What does Glen Ryan have in common with Anniston, Ala., Aberdeen, Md., Fargo, N.D., and St. Louis, Mo.?
Just this: he was born in Anniston and attended high schools in the other three cities. Ryan was an Army brat, you see.
OK. What took Ryan from St. Louis, where he graduated from Parkway West High School, to Jefferson City, Tenn.? He attended Carson-Newman College.
All right. We’re through Ryan’s school days.
He also has links to Dayton, Spring City, Soddy-Daisy, Munford, Dallas, Ga., and most recently Cleveland, Tenn.
Ryan’s coaching career made stops in those towns. He was the head coach at Soddy-Daisy and Munford.
Ryan appears content having taken his sixth coaching job at Walker Valley High School, especially after the Mustangs’ 20-10 victory over East Ridge on Friday in the 2012 season opener.
“It’s a good start, a positive thing for our program,” Ryan said. “And what it means is that we have to keep working hard because we now know that hard work pays off.”
There’s a little bit more meaning to that opening victory besides a testament to a good work ethic.
The victory snapped Walker Valley’s 16-game losing streak dating to the fourth game of 2010 when the Mustangs knocked off McMinn Central. In the losing streak, Walker Valley allowed 629 points, or 39.3 per game. The average margin of loss was 18.5 points.
“The last couple of years our defense has been kind of porous,” Ryan said. “But those kids really came to play Friday, stepped up and did an outstanding job. They were very physical and that’s a big turnaround for us.”
Coach Ted Lockerby, 12-39 in five seasons, resigned last November and Ryan, who came to the north Bradley County school as offensive coordinator in 2010, was hired to take over the program.
Ryan’s head coaching record at Soddy-Daisy and Munford was a combined 57-60. He is 1-0 with the Mustangs, who play Hixson on Friday night.
“Our kids were excited after the East Ridge game,” Ryan said. “They had gone a while without a win and it felt good to them. But we can’t dwell on that.”
Ryan has no illusions that one game will turn around the Mustangs’ flagging fortunes for any more than a week.
It’s not that easy, obviously.
But Ryan does have experience in breathing new life into football teams.
“Everywhere I’ve been the programs were struggling at the beginning,” he said. “Bill Price and I got the Soddy-Daisy program going. I helped revitalize the Munford program. I did the same thing at East Paulding High in Dallas.”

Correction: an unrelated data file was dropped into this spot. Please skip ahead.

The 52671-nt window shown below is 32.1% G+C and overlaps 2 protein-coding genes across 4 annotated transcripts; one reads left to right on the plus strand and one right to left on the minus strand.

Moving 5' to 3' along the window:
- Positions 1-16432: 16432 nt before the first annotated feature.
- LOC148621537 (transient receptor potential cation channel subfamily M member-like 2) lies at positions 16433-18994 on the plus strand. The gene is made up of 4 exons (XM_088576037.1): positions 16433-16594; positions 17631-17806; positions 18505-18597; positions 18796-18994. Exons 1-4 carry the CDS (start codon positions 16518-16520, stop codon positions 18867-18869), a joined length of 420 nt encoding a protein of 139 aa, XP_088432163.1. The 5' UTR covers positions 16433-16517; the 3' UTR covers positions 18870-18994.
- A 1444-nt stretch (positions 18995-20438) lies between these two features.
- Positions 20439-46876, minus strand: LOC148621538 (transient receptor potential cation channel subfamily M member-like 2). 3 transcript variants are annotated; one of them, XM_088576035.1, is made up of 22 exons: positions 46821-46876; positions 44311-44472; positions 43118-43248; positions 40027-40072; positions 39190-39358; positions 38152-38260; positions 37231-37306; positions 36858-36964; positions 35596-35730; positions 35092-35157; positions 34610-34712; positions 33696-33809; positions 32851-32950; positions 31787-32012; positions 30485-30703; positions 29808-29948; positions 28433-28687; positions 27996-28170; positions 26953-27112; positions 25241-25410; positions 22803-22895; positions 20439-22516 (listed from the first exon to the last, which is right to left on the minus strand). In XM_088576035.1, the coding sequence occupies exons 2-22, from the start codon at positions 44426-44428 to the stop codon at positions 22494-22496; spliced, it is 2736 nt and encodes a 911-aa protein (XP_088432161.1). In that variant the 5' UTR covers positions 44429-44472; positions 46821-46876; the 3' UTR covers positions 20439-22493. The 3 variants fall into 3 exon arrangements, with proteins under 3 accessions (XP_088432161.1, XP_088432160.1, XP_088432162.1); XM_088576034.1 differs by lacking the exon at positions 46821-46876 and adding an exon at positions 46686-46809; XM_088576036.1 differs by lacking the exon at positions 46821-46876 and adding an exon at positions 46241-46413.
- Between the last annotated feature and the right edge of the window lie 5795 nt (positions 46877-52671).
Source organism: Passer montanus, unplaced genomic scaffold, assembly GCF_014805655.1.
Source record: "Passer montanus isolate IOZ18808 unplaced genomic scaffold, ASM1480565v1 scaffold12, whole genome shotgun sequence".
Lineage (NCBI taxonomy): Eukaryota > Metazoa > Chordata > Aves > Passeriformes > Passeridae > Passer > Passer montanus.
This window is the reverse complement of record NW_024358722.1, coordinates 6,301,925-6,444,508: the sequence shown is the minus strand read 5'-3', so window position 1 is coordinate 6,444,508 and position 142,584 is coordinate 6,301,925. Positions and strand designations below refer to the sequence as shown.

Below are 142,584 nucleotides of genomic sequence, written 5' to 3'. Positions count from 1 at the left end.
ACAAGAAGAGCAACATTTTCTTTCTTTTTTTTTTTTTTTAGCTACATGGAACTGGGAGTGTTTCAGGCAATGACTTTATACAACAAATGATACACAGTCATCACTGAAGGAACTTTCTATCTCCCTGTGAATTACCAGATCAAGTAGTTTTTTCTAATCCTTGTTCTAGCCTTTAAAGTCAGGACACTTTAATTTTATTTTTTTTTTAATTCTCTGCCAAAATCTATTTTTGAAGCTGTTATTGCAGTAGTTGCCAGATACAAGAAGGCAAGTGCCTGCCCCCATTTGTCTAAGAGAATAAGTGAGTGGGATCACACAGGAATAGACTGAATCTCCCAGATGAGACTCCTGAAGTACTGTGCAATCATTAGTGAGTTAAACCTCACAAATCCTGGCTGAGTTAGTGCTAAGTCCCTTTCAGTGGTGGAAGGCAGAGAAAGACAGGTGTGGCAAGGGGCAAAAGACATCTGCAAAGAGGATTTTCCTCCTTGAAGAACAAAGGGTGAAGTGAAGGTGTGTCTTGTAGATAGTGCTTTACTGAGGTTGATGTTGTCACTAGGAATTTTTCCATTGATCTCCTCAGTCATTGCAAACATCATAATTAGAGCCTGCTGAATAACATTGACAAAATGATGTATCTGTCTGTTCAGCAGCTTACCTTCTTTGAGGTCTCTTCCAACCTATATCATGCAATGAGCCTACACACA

Walker Valley administrators knew of Ryan’s past.
“They knew about Soddy,” he said. “Before Bill and I got there it was a program that most people wanted to schedule. Bill deserves a lot of the credit for that turnaround, but it allowed me to see what would and wouldn’t work. There’s a knack to it.
“You’ve got to be hard-nosed, stick to your guns and get back to fundamentals.”
At Walker Valley, the obstacles were numerous, not the least of which was addressing the perception of a downtrodden program. That was Walker Valley football personified. The Mustangs has had losing seasons in 10 of its 12 years of existence.
The Mustangs are 31-85, including this season’s opening win, and have posted just two winning seasons – a 7-4 mark in 2004 and 6-5 in 2008, both years ending with first-round playoff losses to Trousdale County and Powell, respectively.
Since 2008, Walker Valley is 5-27 with two one-win campaigns, one winless season and had two victories in Ryan’s first year with the Mustangs.
Overall, the Mustangs are 31-85.
That’s the keeping the program from bleeding out.
“That’s what I like,” he said. “I like a challenge.”
He’s got a whopper on his hands this time around.
Without hesitation, however, Ryan started on the ground floor and he’s looking up.
“The first thing I did was tell people that just changing the head coach won’t turn a program around,” he said. “Everybody has to get around it. If I come to the administration for something, it won’t be a trivial thing. It’s going to be important and I need their backing. They have to trust me that I know what the team needs.
“If you keep doing the same old things, you get the same old results. Things have to change and that takes sacrifice by the players, the parents and the administration. Everybody has a job to do.”
Ryan’s job was to jump in feet first and shock everyone connected with the Mustangs’ program with a huge shot of reality.
So, at 53, he did.
“My age never crossed my mind,” Ryan said. “The only way I know to coach is wide open. I have to be active, fully involved. If I get to the point I don’t look forward to that, it’s time to get out.”
He’s still all in.
“I sure haven’t reached that point yet, thank goodness,” he said. “Just out of college I worked in a Red Food store to play the bills until I got my first teaching job. When I got that first job I was ecstatic. That’s what I had gone to school for and it was exciting. If I didn’t have enthusiasm for teaching and coaching, I’d still be working at Red Food (now Bi-Lo).”
Ryan and the Mustangs were thrilled to start the 2012 season on a high note, for sure, seeing as how it was only the second time Walker Valley has been 1-0 going into its second game.
Since a first-game win in 2004 when the Mustangs beat Loudon, 23-8, they had lost seven straight openers, a stretch in which they gave up no fewer than 37 points and as many as 72.
Against East Ridge, Gabe Cartwright rushed 19 times for 103 yards and a touchdown. Reggie Mills gained 51 yards, Colton Morrow 49 and Chandler Hunt 44 and Walker Valley had 336.
The Mustangs piled up 346 total yards. East Ridge had 316 yards, but just 10 points and none in the second half.
“I’m proud of our defense,” Ryan said. “Defense has been our focus since December. We’ve spent a lot of time trying to make it better.”
Good defense. Better results.
Maybe that’s the first step in the latest turnaround project Ryan has grabbed by the throat.
(Contact Larry Fleming at email@example.com)